U.S. trucks would be more fuel efficient and emit less greenhouse gases if they were more productive like trucks in Europe, Canada and Australia, according to the preliminary results of a multi-nation study.
These findings reaffirm results from 2008 using the American Transportation Research Institute’s higher productivity vehicle model. As countries around the world prepare for increasing freight volumes, many have already instituted programs that increase truck size and weight and have seen great productivity and environmental gains, with continuing improvements in safety.
At a recent conference hosted by the University of Michigan Transportation Research Institute, truck industry experts from across the globe found that the U.S. is lagging in several truck productivity and sustainability categories when compared with international counterparts. Current U.S. truck size and weight regulations serve as a limiting factor, preventing trucks from utilizing the full potential of our infrastructure. Increasing truck size and weight standards to align more closely with international standards would improve truck productivity and the ability to reduce greenhouse gas emissions and carbon output.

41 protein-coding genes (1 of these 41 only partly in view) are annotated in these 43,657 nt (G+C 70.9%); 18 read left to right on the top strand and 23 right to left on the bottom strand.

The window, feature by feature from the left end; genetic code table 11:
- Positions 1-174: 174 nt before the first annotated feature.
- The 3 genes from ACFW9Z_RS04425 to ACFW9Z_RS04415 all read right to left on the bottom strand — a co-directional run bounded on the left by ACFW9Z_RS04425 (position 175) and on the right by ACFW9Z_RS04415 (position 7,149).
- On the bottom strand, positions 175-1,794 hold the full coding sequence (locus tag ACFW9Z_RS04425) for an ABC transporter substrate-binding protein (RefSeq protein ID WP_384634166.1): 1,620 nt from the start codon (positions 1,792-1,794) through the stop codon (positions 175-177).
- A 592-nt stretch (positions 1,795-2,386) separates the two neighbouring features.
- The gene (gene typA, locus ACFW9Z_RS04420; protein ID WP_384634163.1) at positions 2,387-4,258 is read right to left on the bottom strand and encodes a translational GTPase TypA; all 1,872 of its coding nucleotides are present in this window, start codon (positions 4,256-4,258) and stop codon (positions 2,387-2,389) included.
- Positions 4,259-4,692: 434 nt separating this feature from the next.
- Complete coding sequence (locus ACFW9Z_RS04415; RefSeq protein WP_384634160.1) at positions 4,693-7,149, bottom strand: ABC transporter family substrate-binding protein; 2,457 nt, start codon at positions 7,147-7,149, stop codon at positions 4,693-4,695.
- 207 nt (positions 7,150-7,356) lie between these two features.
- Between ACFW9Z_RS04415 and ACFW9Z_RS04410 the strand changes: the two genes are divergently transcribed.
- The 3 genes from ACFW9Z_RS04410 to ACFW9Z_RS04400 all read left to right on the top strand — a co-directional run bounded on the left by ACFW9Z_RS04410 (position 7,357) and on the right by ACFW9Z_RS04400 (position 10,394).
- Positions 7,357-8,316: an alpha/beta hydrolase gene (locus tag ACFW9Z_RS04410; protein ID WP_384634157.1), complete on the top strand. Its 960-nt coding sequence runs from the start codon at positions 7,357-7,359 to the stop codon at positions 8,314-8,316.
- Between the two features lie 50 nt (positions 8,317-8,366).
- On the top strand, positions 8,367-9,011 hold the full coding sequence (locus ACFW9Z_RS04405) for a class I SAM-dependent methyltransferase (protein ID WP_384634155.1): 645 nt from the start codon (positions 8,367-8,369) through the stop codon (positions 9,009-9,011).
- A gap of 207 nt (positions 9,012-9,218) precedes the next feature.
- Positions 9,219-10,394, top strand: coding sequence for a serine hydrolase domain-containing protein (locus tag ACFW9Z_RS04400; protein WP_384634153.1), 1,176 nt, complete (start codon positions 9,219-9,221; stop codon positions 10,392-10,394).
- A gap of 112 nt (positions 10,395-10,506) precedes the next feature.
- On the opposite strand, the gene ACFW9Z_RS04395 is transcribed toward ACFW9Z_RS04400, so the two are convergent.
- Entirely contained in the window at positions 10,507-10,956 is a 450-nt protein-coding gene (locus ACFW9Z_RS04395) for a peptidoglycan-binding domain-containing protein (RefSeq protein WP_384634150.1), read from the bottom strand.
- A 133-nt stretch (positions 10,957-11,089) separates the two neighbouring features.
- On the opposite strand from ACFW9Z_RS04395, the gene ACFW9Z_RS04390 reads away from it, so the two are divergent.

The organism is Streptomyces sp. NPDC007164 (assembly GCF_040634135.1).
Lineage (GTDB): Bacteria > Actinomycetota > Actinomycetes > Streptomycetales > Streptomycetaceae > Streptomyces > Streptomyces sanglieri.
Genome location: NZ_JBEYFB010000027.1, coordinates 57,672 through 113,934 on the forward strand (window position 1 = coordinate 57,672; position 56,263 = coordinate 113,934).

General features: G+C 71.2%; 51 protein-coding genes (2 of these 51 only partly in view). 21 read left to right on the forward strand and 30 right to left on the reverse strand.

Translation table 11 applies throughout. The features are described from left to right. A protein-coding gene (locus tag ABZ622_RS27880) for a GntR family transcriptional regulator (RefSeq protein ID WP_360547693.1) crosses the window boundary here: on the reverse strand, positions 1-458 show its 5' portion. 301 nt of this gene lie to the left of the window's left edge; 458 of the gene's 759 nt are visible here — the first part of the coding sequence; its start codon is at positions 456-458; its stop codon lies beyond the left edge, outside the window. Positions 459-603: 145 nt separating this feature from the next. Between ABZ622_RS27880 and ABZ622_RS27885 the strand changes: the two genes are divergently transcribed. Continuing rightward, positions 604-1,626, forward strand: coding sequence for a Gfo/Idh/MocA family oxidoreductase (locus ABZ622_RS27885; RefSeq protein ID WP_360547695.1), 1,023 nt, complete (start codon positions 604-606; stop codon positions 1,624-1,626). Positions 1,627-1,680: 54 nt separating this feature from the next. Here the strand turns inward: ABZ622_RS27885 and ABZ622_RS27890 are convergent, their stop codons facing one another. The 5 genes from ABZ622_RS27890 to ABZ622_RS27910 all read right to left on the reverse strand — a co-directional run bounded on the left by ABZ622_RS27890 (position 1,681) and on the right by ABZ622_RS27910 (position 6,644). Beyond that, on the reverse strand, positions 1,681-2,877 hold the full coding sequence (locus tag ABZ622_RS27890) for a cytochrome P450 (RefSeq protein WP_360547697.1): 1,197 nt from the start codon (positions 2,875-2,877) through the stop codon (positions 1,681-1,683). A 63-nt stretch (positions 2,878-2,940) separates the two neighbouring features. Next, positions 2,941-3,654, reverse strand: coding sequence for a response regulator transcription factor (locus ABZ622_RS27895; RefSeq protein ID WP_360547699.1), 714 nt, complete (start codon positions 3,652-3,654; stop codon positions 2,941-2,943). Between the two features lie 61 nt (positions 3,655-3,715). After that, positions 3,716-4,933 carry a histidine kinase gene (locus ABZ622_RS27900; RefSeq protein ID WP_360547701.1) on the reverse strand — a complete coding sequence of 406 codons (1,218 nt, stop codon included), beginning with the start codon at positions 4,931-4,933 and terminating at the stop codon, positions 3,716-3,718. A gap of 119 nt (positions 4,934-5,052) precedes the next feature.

“Existing restrictions on truck size and weight are unreasonably low and harm the U.S.,” said Bill Graves, President and CEO of the American Trucking Associations (ATA). “We must raise our standards to maximize the productivity of our transportation system if we’re to remain competitive in global markets.”
ATA supports allowing States to authorize more productive vehicles to operate on the Nation’s highways, consistent with sound engineering standards, improved safety and cost responsibility. To address the potential for greater productivity, ATA has proposed a program to allow 6-axle vehicles to carry 97,000 pounds in states that agree to permit them; allow states to permit 33-foot trailer combinations; harmonize the use of longer combination vehicles in western sates and expand their use where appropriate; and allow a 10 percent increase in auto-hauler weights to account for today’s heavier vehicles.